Cos wary of converting warrants into shares

Written by Pradip Kumar Dey | Mumbai | Updated: Oct 31 2011, 08:44am hrs
Falling share prices have made many Indian promoters wary of converting preferential warrants into shares as they prefer to purchase shares cheaper from the market to hike stake.

Roughly one third of 26 companies that issued warrants in January 2010 have not converted these warrants into shares even after the 18-month window, stipulated by markets regulator Securities and Exchange Board of India (Sebi), expired in June 2011. January 2010 saw the most number of companies go in for warrant issues in the whole of the calender year.

Companies issue preferential warrants for two reasons. One, it allows promoters to bring in the necessary capital to grow their business over 18 months and second, to increase stake much cheaper as they anticipate higher share prices, reflecting the companys growth.

The current price is much lower than that of conversion price, said Dipen Shah, head, fundamental research at domestic brokerage Kotak Securities. Hence, some of the promoters are not willing to convert their warrants into shares by paying the required amount.

Electronic products maker MIC Electronics, Filatex India, IOL Chemicals, Sylph Techno, Compuage Info and Mold Tek Pack are some of the companies who didnt convert warrants to shares within the stipulated period.

Promoters of MIC Electronics did not convert 60 lakh warrants to shares after it announced its plan in January 2010 to raise R27.3 crore by converting 60 lakh warrants at R47.45. On October 24, 2011, the companys shares were trading at R9.05 or one fifth the issue price. Compuage Info did not convert 18 lakh warrants to raise R12.06 crore at R67 as against the trading price of R89 on October 24.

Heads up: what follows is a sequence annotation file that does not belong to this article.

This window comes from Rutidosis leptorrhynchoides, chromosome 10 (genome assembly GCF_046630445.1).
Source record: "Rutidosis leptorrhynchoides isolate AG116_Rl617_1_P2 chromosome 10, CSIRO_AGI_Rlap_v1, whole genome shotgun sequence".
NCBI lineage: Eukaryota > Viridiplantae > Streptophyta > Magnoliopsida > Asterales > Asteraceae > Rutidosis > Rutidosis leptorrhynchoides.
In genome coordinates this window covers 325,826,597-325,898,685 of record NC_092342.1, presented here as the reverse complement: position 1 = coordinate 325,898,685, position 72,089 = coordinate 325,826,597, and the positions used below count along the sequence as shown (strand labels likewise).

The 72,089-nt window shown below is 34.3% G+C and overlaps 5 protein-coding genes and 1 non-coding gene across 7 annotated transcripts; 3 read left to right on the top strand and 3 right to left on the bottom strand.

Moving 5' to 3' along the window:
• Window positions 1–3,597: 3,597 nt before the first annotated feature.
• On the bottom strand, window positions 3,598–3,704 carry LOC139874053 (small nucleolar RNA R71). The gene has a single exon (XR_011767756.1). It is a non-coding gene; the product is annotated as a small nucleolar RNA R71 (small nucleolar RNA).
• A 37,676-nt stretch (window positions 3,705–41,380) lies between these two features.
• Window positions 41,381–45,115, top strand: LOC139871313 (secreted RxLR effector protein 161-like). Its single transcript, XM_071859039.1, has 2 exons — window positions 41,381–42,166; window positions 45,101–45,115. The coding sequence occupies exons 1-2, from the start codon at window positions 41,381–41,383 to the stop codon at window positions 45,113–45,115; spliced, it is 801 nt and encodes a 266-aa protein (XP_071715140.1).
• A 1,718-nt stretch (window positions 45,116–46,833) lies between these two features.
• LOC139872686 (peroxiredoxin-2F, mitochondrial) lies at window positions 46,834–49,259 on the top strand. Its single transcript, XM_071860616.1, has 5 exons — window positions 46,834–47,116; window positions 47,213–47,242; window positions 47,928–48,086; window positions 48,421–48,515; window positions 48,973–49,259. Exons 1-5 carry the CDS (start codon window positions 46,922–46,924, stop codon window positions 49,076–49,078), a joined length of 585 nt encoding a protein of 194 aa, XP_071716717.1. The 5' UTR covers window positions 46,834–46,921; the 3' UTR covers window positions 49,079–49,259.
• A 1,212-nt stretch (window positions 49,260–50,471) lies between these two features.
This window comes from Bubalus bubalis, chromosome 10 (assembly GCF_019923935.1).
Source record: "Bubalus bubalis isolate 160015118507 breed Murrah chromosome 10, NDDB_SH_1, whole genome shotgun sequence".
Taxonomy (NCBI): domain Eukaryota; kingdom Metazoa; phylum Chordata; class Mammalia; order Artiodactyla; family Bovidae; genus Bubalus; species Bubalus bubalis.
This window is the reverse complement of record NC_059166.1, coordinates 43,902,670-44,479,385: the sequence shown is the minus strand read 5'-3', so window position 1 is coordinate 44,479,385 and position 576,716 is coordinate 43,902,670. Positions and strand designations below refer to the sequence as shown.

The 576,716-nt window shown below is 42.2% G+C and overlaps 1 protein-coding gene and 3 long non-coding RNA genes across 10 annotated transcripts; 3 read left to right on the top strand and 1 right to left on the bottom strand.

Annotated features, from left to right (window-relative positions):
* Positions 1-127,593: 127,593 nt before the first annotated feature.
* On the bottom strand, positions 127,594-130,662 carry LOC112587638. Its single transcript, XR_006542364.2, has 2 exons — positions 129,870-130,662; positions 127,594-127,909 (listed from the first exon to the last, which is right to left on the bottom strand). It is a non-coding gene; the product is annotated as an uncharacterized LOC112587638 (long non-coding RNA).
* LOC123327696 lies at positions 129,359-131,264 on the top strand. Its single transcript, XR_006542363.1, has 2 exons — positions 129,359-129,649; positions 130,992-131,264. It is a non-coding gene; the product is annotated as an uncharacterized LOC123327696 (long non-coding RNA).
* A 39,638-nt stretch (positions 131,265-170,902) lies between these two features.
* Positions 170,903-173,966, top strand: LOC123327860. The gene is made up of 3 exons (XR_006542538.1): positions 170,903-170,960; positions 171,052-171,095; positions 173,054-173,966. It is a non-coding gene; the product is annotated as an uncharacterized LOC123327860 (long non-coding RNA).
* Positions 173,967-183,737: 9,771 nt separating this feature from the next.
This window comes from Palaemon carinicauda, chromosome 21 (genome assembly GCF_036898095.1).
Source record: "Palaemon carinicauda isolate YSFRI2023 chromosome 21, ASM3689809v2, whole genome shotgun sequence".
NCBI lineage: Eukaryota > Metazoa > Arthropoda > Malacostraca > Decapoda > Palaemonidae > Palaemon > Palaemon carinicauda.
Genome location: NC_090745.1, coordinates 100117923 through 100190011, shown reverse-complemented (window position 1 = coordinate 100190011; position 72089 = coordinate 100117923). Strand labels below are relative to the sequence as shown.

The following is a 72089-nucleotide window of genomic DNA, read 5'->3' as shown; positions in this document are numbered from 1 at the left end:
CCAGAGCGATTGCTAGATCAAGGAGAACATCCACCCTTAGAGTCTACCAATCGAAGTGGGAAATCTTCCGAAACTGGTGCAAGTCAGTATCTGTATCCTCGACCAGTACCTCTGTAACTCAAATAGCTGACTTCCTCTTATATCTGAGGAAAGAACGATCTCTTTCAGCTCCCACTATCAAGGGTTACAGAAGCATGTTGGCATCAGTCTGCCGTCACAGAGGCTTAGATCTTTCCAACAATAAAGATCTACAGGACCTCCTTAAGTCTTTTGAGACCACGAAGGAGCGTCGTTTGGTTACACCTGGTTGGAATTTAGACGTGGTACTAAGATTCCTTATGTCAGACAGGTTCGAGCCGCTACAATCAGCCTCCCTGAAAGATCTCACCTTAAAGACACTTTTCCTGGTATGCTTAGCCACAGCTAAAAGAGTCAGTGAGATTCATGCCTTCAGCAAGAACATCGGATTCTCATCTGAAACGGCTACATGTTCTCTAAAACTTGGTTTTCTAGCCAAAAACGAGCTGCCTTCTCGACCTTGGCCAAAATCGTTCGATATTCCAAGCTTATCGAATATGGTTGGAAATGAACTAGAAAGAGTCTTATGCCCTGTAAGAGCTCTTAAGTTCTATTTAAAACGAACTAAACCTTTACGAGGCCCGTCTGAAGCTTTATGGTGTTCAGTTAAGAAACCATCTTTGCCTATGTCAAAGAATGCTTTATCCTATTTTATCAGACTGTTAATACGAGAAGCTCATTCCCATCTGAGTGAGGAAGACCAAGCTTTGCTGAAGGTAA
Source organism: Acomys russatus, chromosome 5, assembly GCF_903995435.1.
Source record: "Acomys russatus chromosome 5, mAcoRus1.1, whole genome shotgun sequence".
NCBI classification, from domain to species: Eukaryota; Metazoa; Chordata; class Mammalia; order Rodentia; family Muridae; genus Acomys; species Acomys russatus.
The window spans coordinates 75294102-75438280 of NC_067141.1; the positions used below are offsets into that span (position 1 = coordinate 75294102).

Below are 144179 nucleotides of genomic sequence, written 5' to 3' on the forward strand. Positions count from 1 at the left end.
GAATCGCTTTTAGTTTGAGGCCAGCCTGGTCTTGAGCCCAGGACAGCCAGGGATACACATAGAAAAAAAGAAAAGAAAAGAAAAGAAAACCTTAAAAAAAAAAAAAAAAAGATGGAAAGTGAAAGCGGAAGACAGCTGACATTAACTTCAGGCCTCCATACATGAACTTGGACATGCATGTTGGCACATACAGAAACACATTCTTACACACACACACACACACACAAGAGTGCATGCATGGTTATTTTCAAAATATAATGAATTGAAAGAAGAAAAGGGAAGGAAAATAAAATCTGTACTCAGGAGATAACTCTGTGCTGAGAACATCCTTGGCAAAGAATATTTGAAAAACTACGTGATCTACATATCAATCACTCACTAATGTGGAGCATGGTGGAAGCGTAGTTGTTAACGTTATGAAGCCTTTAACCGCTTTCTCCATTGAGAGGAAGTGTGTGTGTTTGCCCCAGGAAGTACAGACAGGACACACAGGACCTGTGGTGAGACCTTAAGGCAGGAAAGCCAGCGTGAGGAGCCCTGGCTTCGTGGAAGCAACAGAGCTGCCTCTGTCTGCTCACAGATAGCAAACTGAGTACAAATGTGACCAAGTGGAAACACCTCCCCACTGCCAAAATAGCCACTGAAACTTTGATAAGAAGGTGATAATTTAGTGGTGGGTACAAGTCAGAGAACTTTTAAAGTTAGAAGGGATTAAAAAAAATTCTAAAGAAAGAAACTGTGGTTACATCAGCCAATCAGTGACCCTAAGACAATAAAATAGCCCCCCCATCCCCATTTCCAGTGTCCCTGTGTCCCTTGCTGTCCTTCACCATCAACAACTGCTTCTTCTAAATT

Owing to the market conditions, the warrant holder may not be having liquidity to opt for conversion, said Kishor P Ostwal, CMD at CNI Research, a firm that analyses mid and small-cap shares for investors.

At the same time, some companies converted warrants to shares much before the 18-month window. Textile man made fibre maker Century Enka converted 8 lakh warrants on January 27, 2010 and after four months converted the rest 10 lakh on May 3, 2010. The share price have fallen by 49.6% to R148 from the issued trading price of R293.55.

Similarly, Winsome Yarns converted 125 lakh warrants within the stipulated period. The share price of the company increased significantly from R1.91 on January 11, 2010 to R22.60 on October 24, 2011.

DK Aggarwal, chairman and managing director, SMC Investments & Advisors, feels that the outlook of the market is very positive and the convertible warrants would be attractive to investors. Though this is right in part, many of the warrants today are worthless because of the lower share prices of the issuer companies, he said. But since now the stock market is trading at its very low multiple and further downslide is limited, any issue with convertible warrants attached to it would be attractive, he added.